Love is being patient and kind. Love is not being envious. Love is not bragging or being puffed up. It is not behaving unbecomingly, or seeking that of self, or being incensed, or taking account of others’ evil. Love is not rejoicing at injustice, but is rejoicing together with truth. It is bearing all, trusting all, hoping all, enduring all.

Prophecies will be discarded; languages will cease; knowledge will be annulled: but love never fails. For our knowledge and prophecy are partial, but when the fulfillment is come, then the partial will be done away. When I was a child, I talked as a child, I felt as a child, and I thought as a child, but having become a man I have abandoned that of childhood. At present we are seeing obscurely, as in a metal mirror, but then we shall see face to face. At present I am learning to know in part, but then I shall know thoroughly even as I am known. Meanwhile, these three — faith, hope, and love — continue, but the greatest of these is love.

4 thoughts on “Only Love Remains

  1. “But today we know that Paul’s expectation of God’s imminent kingdom, an expectation which he seems to have shared with Jesus and his disciples, was mistaken. Injustice, horror, and death have not been vanquished; the “new heavens and new earth in which justice dwells” (2 Pet. 3:13) have not appeared. The possibility of faith and hope as Paul understood them is ended for us not by the eschaton but by its failure.”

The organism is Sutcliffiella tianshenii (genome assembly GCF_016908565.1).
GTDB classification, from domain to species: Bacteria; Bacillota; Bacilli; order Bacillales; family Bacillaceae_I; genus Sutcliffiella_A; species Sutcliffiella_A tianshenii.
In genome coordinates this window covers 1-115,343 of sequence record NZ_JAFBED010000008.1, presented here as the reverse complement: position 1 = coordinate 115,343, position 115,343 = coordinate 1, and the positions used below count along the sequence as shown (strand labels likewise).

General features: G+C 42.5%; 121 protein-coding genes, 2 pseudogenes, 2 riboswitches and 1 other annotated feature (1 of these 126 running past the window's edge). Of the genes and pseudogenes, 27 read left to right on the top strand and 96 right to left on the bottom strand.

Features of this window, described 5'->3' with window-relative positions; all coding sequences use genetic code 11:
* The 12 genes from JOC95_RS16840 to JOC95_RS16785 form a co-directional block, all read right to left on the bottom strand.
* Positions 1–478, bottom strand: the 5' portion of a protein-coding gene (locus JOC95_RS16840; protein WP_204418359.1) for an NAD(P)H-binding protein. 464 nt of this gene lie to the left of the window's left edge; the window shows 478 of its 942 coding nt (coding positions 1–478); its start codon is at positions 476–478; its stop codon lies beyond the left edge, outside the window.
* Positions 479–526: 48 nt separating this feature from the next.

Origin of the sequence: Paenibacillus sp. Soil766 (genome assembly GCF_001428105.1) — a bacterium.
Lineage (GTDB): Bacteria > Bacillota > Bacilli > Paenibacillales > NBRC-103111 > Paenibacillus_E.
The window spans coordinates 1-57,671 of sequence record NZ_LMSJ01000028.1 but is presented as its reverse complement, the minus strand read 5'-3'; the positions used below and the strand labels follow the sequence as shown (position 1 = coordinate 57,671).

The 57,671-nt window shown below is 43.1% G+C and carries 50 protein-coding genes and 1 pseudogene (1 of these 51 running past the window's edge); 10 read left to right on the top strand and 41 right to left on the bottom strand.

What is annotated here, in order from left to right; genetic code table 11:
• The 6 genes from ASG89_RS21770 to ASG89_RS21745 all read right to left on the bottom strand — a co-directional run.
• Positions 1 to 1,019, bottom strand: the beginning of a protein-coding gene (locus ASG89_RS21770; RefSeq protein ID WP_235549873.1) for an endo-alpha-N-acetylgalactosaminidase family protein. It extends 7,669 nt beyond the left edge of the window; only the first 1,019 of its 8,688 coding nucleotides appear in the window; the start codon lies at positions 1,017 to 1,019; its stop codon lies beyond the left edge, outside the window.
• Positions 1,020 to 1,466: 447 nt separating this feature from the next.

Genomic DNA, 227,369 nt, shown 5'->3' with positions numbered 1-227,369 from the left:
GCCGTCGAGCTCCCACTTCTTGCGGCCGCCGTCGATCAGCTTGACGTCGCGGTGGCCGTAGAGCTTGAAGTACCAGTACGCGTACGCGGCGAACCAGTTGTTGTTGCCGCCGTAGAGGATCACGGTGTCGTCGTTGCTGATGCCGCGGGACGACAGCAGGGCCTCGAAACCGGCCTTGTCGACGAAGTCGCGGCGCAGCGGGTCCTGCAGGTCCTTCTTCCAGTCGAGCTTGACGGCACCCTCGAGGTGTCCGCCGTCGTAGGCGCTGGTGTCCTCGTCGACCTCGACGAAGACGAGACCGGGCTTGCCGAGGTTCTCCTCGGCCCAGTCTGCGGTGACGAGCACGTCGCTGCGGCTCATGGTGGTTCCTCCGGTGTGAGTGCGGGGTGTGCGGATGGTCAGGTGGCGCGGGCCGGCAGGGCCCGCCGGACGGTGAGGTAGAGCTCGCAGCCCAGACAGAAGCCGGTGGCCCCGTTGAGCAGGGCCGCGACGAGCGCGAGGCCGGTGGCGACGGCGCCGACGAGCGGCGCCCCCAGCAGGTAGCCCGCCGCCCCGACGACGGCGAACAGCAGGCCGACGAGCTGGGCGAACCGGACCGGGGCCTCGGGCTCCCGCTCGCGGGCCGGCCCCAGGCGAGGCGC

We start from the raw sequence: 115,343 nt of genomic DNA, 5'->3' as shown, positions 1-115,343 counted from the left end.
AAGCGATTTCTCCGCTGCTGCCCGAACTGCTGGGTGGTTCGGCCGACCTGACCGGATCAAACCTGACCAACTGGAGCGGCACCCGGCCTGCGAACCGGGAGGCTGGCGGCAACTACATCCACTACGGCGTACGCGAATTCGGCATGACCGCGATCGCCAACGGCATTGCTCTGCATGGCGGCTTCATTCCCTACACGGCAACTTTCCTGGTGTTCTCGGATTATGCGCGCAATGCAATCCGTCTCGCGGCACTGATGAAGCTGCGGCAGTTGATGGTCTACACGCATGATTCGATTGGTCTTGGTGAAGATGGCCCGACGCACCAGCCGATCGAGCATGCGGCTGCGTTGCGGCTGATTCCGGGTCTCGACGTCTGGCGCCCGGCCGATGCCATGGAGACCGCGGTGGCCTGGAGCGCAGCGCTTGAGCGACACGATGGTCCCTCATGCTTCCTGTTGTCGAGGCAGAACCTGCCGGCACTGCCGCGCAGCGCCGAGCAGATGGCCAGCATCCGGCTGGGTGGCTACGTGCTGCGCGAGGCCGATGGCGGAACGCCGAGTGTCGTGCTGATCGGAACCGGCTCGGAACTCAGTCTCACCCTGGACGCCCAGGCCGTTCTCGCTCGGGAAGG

I disagree with this conclusion, George. If one looks outward at social conditions for proof of the validity of scriptures or early Friends theology, one misses the mark. The purpose of the writings of our tradition is not to describe outward events but instead to assist human beings in developing a higher awareness of reality than what is given naturally – or descended to unnaturally. Our tradition – both scriptures and early Friends writings – witness to the coming of this new creation; they prod us to find it in ourselves; they admonish our remaining at a human or subhuman level of understanding. These writers of our tradition love God and his creation humanity, and so they work to help raise humanity up, even though they were resented, imprisoned, crucified for their insistent work on humanity’s behalf. That is love expressed. Here’s Penington talking about the work of God as it goes forward and recognition of this inwardly is our Quaker religion: